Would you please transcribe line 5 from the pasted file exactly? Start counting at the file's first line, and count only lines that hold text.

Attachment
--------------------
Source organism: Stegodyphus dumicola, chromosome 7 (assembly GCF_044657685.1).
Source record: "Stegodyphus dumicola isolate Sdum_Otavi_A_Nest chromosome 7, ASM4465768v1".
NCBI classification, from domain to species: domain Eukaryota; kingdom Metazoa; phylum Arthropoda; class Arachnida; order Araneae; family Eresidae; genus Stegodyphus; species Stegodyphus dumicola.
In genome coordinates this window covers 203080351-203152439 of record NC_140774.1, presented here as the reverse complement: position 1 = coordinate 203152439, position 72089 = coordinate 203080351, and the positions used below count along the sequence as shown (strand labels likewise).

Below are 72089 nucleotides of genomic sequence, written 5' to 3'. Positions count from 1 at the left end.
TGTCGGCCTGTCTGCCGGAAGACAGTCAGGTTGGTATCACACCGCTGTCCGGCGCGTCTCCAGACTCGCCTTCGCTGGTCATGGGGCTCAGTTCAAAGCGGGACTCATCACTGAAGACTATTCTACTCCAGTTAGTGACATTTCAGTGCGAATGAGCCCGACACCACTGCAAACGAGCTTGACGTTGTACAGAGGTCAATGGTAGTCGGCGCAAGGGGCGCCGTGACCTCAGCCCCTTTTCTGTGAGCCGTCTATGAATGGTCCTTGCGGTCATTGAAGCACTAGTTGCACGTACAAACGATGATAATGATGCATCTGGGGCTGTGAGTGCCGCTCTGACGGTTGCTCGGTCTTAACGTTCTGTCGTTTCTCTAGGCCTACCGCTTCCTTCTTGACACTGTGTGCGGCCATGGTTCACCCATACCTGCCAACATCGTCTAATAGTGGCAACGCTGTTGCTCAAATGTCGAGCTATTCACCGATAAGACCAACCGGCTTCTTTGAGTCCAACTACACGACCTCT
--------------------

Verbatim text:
Below are 72089 nucleotides of genomic sequence, written 5' to 3'. Positions count from 1 at the left end.